What doctrines, beliefs, and practices do I have that I need to let Jesus replace with new wineskins and fill with new wine?

I've been a Christian for decades. But I'm more open to Jesus--what He's up to in me and around me and through me--more open than I've ever been.
Rusty is no latest-new-thing sort of guy, and I find his words refreshing. They're a reminder that Jesus doesn't want us to stand still, or simply to "remain faithful." Instead, "we all, with unveiled face, beholding the glory of the Lord, are being changed into his likeness from one degree of glory to another; for this comes from the Lord who is the Spirit" (2 Cor. 3:18).

New posts at textweek blog

It's good to see Jenee Woodard has begun posting again at textweek blog after a two-month silence. Her related site, The Text This Week is already the web's best stop for lectionary blogging resources. This week Jenee has added a flury of posts at the blog, including resources for Psalm 100, exegesis of Mt. 25:31-46, preaching Mt. 25:31-46, and John J. Pilch on Mt. 25:31-46.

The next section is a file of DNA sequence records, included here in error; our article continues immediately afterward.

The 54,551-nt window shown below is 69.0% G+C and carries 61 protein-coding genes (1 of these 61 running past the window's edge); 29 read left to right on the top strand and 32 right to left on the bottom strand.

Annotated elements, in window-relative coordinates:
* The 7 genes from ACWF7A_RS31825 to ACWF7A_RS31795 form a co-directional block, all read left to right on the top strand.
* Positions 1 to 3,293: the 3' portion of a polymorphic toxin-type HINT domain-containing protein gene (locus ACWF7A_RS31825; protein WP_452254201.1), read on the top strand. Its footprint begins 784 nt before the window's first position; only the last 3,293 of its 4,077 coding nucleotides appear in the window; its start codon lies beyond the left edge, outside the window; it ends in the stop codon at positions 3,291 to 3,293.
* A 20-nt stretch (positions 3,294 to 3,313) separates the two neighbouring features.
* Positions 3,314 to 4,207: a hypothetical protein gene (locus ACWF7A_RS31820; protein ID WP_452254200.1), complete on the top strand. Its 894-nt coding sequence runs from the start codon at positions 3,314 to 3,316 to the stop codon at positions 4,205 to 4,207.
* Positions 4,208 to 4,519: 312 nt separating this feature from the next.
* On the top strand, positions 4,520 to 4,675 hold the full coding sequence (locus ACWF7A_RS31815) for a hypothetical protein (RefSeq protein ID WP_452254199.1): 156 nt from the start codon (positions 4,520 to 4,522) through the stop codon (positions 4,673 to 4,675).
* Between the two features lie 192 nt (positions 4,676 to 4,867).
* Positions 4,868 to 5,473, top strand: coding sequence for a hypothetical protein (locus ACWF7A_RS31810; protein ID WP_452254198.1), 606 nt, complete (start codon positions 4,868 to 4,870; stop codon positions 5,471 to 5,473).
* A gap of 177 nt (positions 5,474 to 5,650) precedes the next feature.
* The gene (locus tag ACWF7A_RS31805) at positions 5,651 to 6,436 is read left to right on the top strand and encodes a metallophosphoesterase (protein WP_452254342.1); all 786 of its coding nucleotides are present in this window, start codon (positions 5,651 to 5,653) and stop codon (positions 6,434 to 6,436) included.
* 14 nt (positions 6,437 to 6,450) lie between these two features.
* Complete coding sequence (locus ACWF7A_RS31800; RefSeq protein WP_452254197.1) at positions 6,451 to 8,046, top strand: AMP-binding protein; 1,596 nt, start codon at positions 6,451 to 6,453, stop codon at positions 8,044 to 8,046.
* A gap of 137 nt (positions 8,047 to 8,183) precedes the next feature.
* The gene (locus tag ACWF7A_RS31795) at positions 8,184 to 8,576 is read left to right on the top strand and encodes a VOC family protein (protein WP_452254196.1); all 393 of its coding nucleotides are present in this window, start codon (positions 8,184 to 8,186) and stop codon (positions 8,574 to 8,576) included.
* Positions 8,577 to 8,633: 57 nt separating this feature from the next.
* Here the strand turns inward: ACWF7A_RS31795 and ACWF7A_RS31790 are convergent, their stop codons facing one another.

Wednesday, November 16, 2005

A reminder about OT interpretation

Seminarian John Mark shares what he's learned about right interpretation of OT passages. To know the meaning of OT promises for today, we need to understand both what they meant when they were made and how today's situation compares. And here's a difference that's critical to remember:
Old Testament Jews were brought up to understand that if they obeyed God, they would be protected. For us today, obedience doesn't bring protection, it brings persecution.

Performance or paternity?